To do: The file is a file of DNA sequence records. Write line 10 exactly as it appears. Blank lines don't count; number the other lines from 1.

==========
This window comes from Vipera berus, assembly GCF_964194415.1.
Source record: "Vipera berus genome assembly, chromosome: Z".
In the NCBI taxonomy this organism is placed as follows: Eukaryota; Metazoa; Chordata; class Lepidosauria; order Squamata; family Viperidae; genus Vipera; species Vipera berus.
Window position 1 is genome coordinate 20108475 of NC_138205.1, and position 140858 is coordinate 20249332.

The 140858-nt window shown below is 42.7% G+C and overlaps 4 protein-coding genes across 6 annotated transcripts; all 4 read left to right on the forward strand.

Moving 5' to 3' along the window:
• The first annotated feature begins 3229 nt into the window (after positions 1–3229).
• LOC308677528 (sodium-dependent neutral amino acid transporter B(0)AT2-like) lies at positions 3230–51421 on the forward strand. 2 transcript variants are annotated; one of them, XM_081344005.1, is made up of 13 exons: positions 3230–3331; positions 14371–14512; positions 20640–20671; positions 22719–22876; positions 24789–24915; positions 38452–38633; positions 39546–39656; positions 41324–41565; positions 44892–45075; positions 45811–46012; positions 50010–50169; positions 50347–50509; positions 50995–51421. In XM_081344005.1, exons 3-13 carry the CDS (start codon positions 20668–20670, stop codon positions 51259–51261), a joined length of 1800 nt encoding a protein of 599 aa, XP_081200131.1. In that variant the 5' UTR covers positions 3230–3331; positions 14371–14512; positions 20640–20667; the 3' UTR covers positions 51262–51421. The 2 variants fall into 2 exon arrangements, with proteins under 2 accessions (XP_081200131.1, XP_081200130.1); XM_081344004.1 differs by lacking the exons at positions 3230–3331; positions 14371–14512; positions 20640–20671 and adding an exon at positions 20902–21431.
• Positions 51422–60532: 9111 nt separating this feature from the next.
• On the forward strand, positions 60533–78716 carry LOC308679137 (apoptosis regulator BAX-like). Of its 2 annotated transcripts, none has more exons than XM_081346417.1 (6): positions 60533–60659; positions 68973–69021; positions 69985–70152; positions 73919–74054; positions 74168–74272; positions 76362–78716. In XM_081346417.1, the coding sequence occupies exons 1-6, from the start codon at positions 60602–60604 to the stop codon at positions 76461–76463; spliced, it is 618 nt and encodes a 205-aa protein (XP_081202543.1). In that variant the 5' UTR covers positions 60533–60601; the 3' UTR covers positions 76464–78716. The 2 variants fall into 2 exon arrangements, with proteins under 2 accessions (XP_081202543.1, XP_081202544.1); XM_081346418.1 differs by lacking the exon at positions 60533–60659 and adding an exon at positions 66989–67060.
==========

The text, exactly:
• On the forward strand, positions 60533–78716 carry LOC308679137 (apoptosis regulator BAX-like). Of its 2 annotated transcripts, none has more exons than XM_081346417.1 (6): positions 60533–60659; positions 68973–69021; positions 69985–70152; positions 73919–74054; positions 74168–74272; positions 76362–78716. In XM_081346417.1, the coding sequence occupies exons 1-6, from the start codon at positions 60602–60604 to the stop codon at positions 76461–76463; spliced, it is 618 nt and encodes a 205-aa protein (XP_081202543.1). In that variant the 5' UTR covers positions 60533–60601; the 3' UTR covers positions 76464–78716. The 2 variants fall into 2 exon arrangements, with proteins under 2 accessions (XP_081202543.1, XP_081202544.1); XM_081346418.1 differs by lacking the exon at positions 60533–60659 and adding an exon at positions 66989–67060.